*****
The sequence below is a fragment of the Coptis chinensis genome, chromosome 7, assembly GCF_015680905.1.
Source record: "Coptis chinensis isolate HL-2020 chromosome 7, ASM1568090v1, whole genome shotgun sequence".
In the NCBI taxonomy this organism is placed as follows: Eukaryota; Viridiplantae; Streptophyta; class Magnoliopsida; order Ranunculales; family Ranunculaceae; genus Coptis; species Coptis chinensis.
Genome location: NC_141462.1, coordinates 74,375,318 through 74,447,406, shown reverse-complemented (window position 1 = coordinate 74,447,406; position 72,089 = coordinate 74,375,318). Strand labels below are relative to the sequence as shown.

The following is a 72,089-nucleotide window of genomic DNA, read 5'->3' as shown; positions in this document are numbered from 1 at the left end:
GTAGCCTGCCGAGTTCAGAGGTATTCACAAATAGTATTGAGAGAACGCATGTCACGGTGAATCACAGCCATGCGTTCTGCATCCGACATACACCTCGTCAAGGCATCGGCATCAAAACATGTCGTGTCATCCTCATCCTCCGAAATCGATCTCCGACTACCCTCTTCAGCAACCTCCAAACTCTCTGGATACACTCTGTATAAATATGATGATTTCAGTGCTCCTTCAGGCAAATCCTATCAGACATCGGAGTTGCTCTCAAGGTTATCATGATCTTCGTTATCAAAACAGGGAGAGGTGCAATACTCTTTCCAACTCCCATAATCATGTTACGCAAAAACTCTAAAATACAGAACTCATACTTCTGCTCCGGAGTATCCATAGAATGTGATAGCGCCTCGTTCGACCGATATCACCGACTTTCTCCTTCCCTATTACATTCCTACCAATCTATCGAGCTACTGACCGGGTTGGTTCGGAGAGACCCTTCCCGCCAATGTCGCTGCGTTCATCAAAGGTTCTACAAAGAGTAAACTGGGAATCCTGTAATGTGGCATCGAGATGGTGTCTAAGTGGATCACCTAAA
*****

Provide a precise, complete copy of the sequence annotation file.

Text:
The sequence below is a fragment of the Coptis chinensis genome, chromosome 7, assembly GCF_015680905.1.
Source record: "Coptis chinensis isolate HL-2020 chromosome 7, ASM1568090v1, whole genome shotgun sequence".
In the NCBI taxonomy this organism is placed as follows: Eukaryota; Viridiplantae; Streptophyta; class Magnoliopsida; order Ranunculales; family Ranunculaceae; genus Coptis; species Coptis chinensis.
Genome location: NC_141462.1, coordinates 74,375,318 through 74,447,406, shown reverse-complemented (window position 1 = coordinate 74,447,406; position 72,089 = coordinate 74,375,318). Strand labels below are relative to the sequence as shown.

The following is a 72,089-nucleotide window of genomic DNA, read 5'->3' as shown; positions in this document are numbered from 1 at the left end:
GTAGCCTGCCGAGTTCAGAGGTATTCACAAATAGTATTGAGAGAACGCATGTCACGGTGAATCACAGCCATGCGTTCTGCATCCGACATACACCTCGTCAAGGCATCGGCATCAAAACATGTCGTGTCATCCTCATCCTCCGAAATCGATCTCCGACTACCCTCTTCAGCAACCTCCAAACTCTCTGGATACACTCTGTATAAATATGATGATTTCAGTGCTCCTTCAGGCAAATCCTATCAGACATCGGAGTTGCTCTCAAGGTTATCATGATCTTCGTTATCAAAACAGGGAGAGGTGCAATACTCTTTCCAACTCCCATAATCATGTTACGCAAAAACTCTAAAATACAGAACTCATACTTCTGCTCCGGAGTATCCATAGAATGTGATAGCGCCTCGTTCGACCGATATCACCGACTTTCTCCTTCCCTATTACATTCCTACCAATCTATCGAGCTACTGACCGGGTTGGTTCGGAGAGACCCTTCCCGCCAATGTCGCTGCGTTCATCAAAGGTTCTACAAAGAGTAAACTGGGAATCCTGTAATGTGGCATCGAGATGGTGTCTAAGTGGATCACCTAAA